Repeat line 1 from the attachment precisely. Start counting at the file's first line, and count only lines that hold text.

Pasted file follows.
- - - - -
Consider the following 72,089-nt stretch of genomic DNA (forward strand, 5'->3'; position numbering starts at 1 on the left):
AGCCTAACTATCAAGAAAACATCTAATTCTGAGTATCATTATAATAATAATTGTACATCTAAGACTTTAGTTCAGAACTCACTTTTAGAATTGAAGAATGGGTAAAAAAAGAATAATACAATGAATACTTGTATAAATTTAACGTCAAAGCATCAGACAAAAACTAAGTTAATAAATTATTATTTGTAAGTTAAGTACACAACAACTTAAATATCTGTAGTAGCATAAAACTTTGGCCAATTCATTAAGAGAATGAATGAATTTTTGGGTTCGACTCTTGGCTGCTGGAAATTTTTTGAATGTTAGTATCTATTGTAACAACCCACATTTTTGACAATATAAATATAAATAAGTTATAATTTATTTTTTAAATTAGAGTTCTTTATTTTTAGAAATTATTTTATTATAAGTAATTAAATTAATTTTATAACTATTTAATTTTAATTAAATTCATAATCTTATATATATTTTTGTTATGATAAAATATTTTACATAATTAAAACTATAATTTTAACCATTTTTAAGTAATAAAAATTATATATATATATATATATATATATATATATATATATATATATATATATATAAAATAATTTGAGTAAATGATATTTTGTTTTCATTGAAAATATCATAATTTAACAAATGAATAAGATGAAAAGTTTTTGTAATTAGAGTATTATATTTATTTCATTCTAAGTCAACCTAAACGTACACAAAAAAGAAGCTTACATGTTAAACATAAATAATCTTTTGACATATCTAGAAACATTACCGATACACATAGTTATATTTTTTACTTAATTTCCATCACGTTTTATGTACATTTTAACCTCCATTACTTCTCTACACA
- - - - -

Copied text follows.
Consider the following 72,089-nt stretch of genomic DNA (forward strand, 5'->3'; position numbering starts at 1 on the left):